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Australia to publish pension fund ratings, pressure underperformers

By Paulina Duran

SYDNEY, March 13 (Reuters) - Australia will begin publishing "heat maps" of the performance of pension funds next year and will pressure those with poor records to exit the industry, the Australian Prudential Regulation Authority (APRA) said on Wednesday.

Australian pension funds manage A$1.7 trillion ($1.20 trillion) in savings but lack "maturity" in governance and risk management practices, APRA Deputy Chair Helen Rowell said in a speech published on the regulator's website.

The sector is under pressure to lift standards and improve accountability following a public inquiry last year which exposed widespread misconduct in the financial industry.

"APRA will deliver greater transparency on the industry’s operations, performance and delivery of outcomes, and also on the actions we are taking to lift behaviour and practices across the industry," Rowell said.

"We expect to begin making public our view of fund performance at a more granular level – our heat maps, if you like."

The data would include performance metrics for individual retirement funds and their products, encompassing investment performance, fees and costs, insurance, and sustainability, she said.

Insights would be harnessed from the data to identify underperforming funds and products, and the entities responsible for them would be targeted with intensified supervision.

"If trustees are unable or unwilling to respond appropriately, we will be urging them to seriously consider whether restructuring or exiting the industry is in their members' best interests," Rowell said.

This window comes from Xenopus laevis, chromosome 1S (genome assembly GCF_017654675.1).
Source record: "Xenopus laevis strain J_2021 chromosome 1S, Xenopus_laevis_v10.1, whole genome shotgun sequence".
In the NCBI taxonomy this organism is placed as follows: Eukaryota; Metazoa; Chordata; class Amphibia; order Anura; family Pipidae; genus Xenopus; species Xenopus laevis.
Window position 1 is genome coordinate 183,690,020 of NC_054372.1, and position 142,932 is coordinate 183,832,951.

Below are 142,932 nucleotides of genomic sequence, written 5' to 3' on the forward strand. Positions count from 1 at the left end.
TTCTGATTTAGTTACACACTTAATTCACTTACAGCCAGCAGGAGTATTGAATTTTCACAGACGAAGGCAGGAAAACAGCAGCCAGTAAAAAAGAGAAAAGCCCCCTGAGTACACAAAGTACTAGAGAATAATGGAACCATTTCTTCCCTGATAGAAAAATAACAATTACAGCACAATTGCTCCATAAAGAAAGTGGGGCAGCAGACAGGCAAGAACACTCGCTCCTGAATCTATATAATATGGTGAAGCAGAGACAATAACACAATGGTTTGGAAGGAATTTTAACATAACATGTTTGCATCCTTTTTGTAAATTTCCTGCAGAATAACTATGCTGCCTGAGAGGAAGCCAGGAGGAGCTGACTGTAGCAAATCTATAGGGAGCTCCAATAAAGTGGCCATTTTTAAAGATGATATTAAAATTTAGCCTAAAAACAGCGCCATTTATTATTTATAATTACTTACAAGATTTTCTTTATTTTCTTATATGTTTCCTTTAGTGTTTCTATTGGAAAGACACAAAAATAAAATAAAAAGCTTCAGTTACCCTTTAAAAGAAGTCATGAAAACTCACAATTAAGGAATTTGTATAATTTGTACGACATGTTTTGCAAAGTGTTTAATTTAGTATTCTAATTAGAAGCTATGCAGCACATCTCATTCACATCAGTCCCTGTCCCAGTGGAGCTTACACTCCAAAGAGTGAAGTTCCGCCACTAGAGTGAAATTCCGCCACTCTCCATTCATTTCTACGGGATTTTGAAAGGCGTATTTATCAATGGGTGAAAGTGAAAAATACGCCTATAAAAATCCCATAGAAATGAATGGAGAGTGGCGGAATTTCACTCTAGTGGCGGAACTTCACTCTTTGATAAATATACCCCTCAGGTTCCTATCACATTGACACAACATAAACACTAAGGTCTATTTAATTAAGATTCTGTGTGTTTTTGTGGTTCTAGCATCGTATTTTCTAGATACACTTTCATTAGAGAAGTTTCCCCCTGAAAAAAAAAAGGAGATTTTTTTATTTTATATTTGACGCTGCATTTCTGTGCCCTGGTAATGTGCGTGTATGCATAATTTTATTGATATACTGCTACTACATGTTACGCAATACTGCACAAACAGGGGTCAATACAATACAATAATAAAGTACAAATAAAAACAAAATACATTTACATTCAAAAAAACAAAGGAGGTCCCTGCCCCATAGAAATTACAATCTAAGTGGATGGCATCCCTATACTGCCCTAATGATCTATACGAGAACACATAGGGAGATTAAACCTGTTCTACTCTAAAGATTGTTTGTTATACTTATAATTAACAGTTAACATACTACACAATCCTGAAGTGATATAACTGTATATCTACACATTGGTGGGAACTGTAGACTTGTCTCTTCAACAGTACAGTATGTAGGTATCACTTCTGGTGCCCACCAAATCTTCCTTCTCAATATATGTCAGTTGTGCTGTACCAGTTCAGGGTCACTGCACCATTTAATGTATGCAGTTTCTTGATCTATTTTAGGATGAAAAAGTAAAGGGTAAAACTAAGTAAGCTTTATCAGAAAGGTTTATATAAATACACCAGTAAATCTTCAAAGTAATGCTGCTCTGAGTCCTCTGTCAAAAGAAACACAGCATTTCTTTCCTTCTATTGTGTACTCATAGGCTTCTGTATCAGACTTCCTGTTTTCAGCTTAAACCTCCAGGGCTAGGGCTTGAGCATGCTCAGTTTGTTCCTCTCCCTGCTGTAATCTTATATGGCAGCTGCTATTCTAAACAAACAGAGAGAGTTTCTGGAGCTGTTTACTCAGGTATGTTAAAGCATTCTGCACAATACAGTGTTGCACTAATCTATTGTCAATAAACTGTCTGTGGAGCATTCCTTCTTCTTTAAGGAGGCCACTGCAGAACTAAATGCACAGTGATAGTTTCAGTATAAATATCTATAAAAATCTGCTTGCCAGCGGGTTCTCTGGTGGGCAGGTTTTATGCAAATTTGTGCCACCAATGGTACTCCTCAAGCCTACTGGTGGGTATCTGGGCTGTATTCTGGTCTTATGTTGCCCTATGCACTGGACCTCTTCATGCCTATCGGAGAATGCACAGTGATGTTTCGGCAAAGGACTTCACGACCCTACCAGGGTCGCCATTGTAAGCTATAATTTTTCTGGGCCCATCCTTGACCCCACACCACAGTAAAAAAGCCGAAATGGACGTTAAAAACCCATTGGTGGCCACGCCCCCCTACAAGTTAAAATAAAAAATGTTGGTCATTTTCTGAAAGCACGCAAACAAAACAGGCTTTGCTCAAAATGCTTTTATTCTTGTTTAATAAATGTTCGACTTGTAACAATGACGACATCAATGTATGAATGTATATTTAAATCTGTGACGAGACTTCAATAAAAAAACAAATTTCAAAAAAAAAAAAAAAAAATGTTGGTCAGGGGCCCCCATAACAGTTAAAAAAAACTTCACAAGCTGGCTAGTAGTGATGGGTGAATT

The powerful independent inquiry known as a Royal Commission took aim at regulators such as APRA as well as trustees and publicly listed financial firms, saying the watchdogs too often were reluctant to take wrongdoers to court.

Rowell said it was a "pity" that a bill to boost APRA's powers had not yet been passed by parliament, adding: "Our ability to compel action is more limited than we would like."

"But we will be using whatever tools and powers we have to get action," she said.

The government has said it will act on the inquiry's recommendations, which included steps to ensure APRA worked more closely with the corporate regulator, the Australian Consumer and Investment Commission, to seek civil penalties for trustees that do not act in the best interests of their clients.

($1 = 1.4166 Australian dollars) (Reporting by Paulina Duran; Editing by Stephen Coates)

2019-03-13 08:46:39

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